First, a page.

Life After Death
We can die to each minute in a continuous surrender.
Nothing could have prepared me for Varanasi.
Also known as Benares, the spiritual capital of India is situated on the banks of the River Ganges.
It is the India of your imagination.
Colorful and chaotic. Mystical, exotic and timeless. Holy cows scatter about, walking on the ghats. A yogi bends into a contortionist shape. A saddhu drinks from a cup made of human bone. “Connection to the afterlife”, he says.
It’s dawn and a bell tolls loudly as devotees wash themselves in the river. We’re in the middle of winter and cool mist fogs up the air.
On a boat, we cut through the morning fog as seagulls squawk loudly. We can barely see the ghats — if not for a faint outline.
Across, fire burns on wooden pyres. Dead bodies are wrapped in white cloth and are engulfed by flames.
Death is celebrated here. It is transparent and raw.
200 cremations happen here everyday as Hindus believe that dying here brings salvation.
A saddhu dries his loin cloth on the cremation fire. A grieving man stumbles away, as the fire burning his beloved is lit.
I watch as more bodies arrive. Dogs gather around the ashes for warmth.
Life and death flourish along the ghats, as if in a dance with one another.
It may seem ghastly, but the city is far from morose. When you look closely, it is actually teeming with life.
I can’t help but notice a strange feeling in my chest, like a heavy wet sack. It’s getting a little hard to breathe.
Things haven’t been going the way that I would’ve liked them to. I decide to just go with it. I have no more energy left for resistance.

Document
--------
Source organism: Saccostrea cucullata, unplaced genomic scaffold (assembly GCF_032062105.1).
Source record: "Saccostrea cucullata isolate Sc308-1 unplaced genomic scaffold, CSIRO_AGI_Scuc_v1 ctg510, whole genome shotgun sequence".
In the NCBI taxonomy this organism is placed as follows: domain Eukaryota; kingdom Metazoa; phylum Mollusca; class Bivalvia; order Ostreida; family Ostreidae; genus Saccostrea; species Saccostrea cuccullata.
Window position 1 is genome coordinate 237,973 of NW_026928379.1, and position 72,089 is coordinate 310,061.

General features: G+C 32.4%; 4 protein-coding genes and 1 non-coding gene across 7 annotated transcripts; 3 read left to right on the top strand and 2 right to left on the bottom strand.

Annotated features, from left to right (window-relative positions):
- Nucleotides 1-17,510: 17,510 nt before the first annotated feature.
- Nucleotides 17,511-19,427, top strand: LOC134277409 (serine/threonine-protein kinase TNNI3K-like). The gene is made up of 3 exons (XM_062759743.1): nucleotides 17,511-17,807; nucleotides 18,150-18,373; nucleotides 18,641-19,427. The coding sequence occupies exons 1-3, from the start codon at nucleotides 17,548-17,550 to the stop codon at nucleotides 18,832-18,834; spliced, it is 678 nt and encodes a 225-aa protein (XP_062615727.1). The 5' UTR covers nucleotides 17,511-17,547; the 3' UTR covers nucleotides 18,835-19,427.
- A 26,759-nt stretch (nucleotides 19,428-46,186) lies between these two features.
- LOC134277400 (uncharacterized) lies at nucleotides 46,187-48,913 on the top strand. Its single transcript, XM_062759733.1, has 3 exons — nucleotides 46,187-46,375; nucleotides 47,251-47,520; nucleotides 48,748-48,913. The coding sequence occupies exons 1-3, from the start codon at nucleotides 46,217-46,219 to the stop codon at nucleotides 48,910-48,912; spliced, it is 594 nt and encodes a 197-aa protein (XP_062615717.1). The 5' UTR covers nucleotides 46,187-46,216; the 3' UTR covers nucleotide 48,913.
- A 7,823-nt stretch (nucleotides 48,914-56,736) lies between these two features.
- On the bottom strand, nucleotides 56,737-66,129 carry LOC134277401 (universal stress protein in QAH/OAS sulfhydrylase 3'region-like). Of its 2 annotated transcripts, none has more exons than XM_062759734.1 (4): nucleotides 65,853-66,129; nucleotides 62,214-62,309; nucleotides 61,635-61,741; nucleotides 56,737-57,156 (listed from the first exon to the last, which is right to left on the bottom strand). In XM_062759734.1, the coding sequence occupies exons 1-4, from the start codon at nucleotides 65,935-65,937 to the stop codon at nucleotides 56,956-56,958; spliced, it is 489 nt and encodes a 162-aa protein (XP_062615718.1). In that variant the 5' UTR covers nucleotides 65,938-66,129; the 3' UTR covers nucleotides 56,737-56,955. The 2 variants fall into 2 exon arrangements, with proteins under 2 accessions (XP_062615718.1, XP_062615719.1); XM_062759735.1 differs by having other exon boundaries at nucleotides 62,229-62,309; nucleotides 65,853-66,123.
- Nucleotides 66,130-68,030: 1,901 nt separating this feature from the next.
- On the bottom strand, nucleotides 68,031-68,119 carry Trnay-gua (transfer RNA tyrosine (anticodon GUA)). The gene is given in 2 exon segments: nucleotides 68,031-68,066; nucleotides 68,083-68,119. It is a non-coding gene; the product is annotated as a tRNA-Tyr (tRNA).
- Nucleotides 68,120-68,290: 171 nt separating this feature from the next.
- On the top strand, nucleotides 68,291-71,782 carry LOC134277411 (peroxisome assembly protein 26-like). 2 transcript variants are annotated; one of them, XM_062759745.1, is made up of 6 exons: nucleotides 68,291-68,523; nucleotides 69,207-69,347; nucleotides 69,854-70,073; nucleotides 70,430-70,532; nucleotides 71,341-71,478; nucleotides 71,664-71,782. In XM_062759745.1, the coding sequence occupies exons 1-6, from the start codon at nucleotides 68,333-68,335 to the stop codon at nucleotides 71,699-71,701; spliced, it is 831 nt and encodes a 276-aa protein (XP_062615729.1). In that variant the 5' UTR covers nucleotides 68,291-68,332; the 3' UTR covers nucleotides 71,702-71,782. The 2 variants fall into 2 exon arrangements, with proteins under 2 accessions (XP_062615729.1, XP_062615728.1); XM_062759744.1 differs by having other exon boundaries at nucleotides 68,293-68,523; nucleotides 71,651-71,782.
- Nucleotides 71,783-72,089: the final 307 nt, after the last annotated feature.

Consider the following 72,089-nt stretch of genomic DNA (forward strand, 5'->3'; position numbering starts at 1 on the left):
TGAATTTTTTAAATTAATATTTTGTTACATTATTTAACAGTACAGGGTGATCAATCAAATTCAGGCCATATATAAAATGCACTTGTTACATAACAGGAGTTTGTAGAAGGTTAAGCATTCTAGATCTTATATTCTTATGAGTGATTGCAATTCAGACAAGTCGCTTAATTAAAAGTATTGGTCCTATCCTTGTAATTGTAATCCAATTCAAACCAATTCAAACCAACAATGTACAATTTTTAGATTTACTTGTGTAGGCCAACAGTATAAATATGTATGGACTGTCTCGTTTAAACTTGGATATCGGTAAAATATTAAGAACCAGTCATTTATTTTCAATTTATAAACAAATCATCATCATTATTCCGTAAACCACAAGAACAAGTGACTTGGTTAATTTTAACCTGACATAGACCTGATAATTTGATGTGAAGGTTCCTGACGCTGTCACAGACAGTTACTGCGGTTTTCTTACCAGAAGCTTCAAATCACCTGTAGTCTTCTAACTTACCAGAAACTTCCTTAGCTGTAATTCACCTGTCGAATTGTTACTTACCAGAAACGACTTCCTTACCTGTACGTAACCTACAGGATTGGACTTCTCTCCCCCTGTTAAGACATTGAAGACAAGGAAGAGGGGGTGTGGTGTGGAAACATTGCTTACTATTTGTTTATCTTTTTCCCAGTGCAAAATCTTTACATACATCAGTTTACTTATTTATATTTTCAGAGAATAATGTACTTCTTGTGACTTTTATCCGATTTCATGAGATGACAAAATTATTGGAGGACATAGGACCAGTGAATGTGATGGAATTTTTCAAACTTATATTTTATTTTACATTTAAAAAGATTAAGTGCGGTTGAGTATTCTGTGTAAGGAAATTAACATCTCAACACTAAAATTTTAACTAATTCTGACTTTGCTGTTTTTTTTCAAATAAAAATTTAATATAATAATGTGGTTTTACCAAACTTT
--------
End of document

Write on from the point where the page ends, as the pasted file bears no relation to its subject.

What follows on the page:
I walk into several temples across the city. It feels close to home, having studied yoga for several years.
Divine masculine and feminine energies permeate my soul.
“Well, what a wonderful way to cap off this trip,” I thought. Somewhat disappointed at not feeling fully restored.
I had come in search for some solace. A month before, I had closed down my first business. I was still reeling from the loss, but somehow my worries seemed small in the grand scheme of things.
It was far from over though.
The evening chants drift in through the windows. Dusk has fallen and the Aarti ceremony had begun.
Outside, throngs of people gather around this Ganges Hindu worship ritual. Young priests draped in saffron circle large flaming lamps of fire, synchronised to the rhythmic chants of the hymns and the clang of cymbals. The scent of sandalwood thickly permeates the air.
This whole experience resonates with something deep in my core.
Tears start to well up in my eyes and out of nowhere, I am bawling uncontrollably.
No wonder I had felt so heavy. I think back to what I saw reflected in that man’s eyes on the train.
Suddenly, a deep sense of reverence washes over me, along with a feeling of utter surrender.
I know, without a doubt, that this life is not my own. What a relief to know that I don’t have to do it alone.
Love is what we are when we give up everything that has been weighing us down. Love is all there is.
As I watched the fire burn that evening, I see the finiteness of life. And the infiniteness of Self. And how, we all just change form.
Death is not the end, it is another beginning. In the continuous cycle of death and rebirth, who’s to say where one story starts and where one ends.
To truly celebrate life, we must accept death.
To accept death is to transcend it.
We can die to each minute as it passes, in a continuing surrender to life itself.
Only then can we be truly alive.
And in this wild abandon, we open up to a plan that is much bigger than ourselves.